by Devin Miller • Washington Correspondent
Upon the inauguration of Donald J. Trump as
the 45th president of the United States on Jan.
20, the Academy will work with his administration
and Congress to ensure the needs of children and
families are met and prioritized in all policymaking.
In addition to Trump’s election, Republicans
retained control of the U.S. Senate, with 51 Republicans and 47 Democrats as of Nov. 9, and will
maintain their control of the U.S. House of Representatives.
For the first time in eight years, the Academy
will set a child health policy agenda for a new pres-
idential administration. ;e Academy’s priorities to
advocate and promote healthy children, support
secure families, build strong communities and en-
sure that the United States is a leading nation for
children will continue to guide its work.
Serving as the foundation for this e;ort, the
Academy’s Blueprint for Children ( http://aap.org/
blueprint) will provide federal leaders with the information they need to make that possible. In fact,
the document already has been adopted by several
agencies and departments planning their own transitions into the new administration.
In the meantime, the lame-duck congressional
session is in full swing, which is the timeframe be-
www.aapnews.org Volume 37 • Number 12 • December 2016
Washington Report Data support family-focused
interventions for children
with behavioral issues
by Alyson Sulaski Wyckoff • Associate Editor
More than 10% of young children have clinically significant mental health
problems, but most receive no
interventions for their disorder.
Although often not recognized,
young children experience mental health problems at similar
rates as older children.
Pediatricians can help close
this gap in the health care delivery system by calling for improved access
to care, more research identifying alternative
models, adequate payment for providers and
improved education on evidence-based interventions.
;ose are among the recommendations in
the new AAP policy statement and technical
report Addressing Early Childhood Emotional
and Behavioral Problems. ;e policy is available at http://dx.doi.org/10.1542/peds.2016-
3023 and the technical report at http://dx.doi.
org/10.1542/peds.2016-3025; both are published in the December issue of Pediatrics.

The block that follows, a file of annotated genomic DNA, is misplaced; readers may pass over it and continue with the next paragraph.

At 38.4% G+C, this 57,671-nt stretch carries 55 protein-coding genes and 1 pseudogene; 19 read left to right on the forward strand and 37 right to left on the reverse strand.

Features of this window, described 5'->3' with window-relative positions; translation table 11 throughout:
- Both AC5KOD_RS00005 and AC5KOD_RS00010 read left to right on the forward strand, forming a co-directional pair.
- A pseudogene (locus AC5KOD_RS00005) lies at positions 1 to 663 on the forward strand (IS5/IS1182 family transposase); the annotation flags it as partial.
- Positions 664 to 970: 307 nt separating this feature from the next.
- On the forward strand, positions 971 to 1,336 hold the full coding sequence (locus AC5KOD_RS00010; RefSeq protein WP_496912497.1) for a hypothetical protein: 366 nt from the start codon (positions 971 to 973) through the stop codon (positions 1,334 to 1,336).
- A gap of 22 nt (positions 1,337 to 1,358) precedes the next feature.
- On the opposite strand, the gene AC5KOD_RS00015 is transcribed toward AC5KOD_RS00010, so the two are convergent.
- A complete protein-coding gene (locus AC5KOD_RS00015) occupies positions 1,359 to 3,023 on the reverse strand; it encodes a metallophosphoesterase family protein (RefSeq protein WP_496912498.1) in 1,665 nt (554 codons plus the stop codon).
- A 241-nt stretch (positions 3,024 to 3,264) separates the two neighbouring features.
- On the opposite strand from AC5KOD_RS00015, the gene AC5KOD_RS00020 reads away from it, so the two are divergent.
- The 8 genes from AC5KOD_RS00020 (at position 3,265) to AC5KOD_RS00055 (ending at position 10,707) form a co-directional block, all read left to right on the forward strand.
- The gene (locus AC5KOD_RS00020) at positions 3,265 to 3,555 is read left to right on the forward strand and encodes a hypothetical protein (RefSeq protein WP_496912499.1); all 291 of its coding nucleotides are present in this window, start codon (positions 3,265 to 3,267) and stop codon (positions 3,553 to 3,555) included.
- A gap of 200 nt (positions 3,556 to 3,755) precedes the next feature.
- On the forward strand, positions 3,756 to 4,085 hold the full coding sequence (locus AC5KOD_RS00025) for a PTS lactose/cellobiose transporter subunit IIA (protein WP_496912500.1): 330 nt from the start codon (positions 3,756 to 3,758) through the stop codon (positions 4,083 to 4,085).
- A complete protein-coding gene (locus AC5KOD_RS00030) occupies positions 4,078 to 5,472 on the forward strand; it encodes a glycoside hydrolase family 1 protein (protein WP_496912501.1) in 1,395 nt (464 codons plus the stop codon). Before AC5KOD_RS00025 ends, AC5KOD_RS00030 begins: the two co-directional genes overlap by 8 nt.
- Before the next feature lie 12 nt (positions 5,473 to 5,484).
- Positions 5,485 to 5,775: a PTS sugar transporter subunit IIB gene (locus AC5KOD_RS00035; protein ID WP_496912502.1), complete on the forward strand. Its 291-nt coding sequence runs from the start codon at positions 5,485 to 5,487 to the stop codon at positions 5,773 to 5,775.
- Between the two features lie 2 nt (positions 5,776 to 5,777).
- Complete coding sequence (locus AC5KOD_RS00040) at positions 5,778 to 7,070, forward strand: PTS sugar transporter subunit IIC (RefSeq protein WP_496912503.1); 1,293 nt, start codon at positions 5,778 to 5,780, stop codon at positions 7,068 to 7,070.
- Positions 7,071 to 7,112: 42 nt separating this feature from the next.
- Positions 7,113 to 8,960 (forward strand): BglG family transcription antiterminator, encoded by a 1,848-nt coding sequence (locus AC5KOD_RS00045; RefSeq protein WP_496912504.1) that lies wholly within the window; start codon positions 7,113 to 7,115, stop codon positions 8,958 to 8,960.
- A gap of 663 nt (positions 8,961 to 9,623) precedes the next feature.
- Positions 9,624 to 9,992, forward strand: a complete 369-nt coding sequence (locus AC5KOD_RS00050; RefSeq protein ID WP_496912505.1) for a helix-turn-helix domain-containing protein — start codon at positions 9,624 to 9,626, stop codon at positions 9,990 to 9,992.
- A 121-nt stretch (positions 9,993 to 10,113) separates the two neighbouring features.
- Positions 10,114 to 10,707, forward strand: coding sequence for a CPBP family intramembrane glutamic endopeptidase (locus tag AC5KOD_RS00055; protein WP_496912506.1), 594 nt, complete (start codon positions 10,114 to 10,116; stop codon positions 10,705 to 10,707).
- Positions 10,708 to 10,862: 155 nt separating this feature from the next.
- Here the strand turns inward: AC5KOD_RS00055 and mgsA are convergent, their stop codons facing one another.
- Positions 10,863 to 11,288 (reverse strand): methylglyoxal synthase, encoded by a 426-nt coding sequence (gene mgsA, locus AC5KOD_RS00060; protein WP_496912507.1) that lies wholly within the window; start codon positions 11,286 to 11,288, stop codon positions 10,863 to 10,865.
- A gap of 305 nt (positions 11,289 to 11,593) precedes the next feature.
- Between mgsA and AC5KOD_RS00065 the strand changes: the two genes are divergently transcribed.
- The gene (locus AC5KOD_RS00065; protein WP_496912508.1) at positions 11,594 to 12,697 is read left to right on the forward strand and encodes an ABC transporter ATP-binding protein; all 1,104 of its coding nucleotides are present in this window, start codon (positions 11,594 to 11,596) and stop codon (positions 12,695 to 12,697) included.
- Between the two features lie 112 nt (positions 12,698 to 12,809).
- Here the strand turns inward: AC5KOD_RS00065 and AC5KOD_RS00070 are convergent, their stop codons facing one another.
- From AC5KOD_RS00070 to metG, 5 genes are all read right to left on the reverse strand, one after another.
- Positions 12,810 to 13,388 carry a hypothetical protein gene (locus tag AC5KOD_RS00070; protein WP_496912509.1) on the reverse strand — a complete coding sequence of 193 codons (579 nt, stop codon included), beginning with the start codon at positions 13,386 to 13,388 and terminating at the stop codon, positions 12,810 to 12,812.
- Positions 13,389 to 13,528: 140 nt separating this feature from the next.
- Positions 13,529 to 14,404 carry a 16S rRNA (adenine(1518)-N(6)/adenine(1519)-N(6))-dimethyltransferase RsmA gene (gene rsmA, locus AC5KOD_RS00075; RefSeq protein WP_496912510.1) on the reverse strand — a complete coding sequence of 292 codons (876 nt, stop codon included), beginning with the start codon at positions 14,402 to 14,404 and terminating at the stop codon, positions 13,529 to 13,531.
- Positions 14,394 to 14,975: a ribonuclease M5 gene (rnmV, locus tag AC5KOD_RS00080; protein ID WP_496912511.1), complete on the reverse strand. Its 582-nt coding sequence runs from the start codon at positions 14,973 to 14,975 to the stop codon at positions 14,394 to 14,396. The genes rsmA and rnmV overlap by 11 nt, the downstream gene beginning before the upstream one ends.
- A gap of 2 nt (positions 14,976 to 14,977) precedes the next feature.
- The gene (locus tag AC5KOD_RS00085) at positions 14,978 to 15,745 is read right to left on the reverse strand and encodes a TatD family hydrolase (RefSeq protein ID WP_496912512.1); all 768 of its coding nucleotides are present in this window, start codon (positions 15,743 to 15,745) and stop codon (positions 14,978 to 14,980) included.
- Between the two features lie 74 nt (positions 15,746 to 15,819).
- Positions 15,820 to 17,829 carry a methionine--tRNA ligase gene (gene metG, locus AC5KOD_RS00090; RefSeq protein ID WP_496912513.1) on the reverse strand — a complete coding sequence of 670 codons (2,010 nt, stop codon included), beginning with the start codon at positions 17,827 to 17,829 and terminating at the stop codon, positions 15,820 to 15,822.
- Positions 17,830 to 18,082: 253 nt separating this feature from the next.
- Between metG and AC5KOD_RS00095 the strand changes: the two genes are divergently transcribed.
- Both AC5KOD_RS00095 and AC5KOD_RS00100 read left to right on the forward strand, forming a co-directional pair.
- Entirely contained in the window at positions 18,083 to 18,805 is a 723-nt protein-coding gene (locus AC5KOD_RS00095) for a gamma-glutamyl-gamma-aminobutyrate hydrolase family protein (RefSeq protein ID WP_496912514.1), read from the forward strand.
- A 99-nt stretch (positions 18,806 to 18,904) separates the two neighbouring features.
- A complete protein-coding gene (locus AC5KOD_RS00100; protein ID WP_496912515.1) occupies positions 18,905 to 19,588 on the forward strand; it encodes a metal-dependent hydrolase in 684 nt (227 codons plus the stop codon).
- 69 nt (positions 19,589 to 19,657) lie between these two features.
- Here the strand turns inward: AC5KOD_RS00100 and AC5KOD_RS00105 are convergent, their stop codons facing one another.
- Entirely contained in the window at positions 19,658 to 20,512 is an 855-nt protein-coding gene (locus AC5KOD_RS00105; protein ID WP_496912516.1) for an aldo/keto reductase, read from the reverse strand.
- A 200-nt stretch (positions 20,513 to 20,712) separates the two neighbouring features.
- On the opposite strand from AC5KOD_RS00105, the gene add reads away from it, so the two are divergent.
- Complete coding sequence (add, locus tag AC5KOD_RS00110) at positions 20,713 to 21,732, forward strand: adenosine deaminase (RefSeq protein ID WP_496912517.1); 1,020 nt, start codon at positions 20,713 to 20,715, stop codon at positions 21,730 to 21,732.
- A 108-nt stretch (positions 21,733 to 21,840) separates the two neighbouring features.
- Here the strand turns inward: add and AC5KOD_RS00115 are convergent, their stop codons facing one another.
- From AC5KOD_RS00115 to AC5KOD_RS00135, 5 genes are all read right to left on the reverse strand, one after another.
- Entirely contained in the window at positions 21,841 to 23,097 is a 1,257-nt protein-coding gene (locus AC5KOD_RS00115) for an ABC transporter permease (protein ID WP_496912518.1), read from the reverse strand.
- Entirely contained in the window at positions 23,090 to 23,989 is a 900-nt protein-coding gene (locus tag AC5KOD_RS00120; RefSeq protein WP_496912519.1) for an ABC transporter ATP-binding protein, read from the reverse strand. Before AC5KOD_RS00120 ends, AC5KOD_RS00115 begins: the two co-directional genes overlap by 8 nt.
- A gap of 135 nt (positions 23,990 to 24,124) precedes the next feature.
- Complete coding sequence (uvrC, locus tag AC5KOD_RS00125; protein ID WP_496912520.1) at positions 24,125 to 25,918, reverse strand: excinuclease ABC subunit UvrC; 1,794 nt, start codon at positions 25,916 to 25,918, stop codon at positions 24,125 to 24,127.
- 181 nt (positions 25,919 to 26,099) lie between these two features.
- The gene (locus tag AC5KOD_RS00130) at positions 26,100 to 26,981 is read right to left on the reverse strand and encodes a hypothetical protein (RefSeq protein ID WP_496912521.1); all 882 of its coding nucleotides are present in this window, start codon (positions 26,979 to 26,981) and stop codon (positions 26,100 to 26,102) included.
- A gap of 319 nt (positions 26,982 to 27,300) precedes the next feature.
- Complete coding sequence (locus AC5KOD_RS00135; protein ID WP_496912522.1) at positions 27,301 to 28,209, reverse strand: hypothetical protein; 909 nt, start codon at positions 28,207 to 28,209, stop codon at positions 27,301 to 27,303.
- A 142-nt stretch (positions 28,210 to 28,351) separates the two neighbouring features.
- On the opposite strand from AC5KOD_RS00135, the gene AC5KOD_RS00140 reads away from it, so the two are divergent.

;e statements are from the AAP Council on
Early Childhood, Committee on Psychosocial
Aspects of Child and Family
Health, and the Section on
Developmental and Behavioral Pediatrics.
;e policy summarizes empirically supported approaches to mental health care for
young children, describes
barriers to interventions and
proposes recommendations to enhance care.
“Early intervention is proven to be clinically
e;ective as well as cost-e;ective, yet too many
young children have inadequate access to these
services,” said Mary Margaret Gleason, M.D.,
See Behavioral problems, page 4
In this issue
Healthy approach to martial arts
Various forms of martial arts, their benefits and common
pediatric injuries are covered in a new AAP clinical report.
Commentary: Fight intolerance, racism in pediatrics
Pediatricians should seek to counteract unconscious biases in
their efforts to help disparate patients overcome obstructions
to health equity. Page 29
See Washington Report, page 3
AAP outlines priorities for Trump administration,
lame-duck advocacy continues
National Conference energizes
record number of attendees
“Each of us is here because we care passionately
about the lives of children and are trying to make
an impact in children’s lives in different ways,”
said Richard Besser, M.D., FAAP, of ABC News,
in his keynote address during the 2016 AAP
National Conference & Exhibition (see page 18).
The conference offered a mix of breaking science,
advocacy and connections with colleagues. Find
more highlights, including AAP President Benard
P. Dreyer’s address and photos inside. Find more
highlights on pages 15, 18 and 19.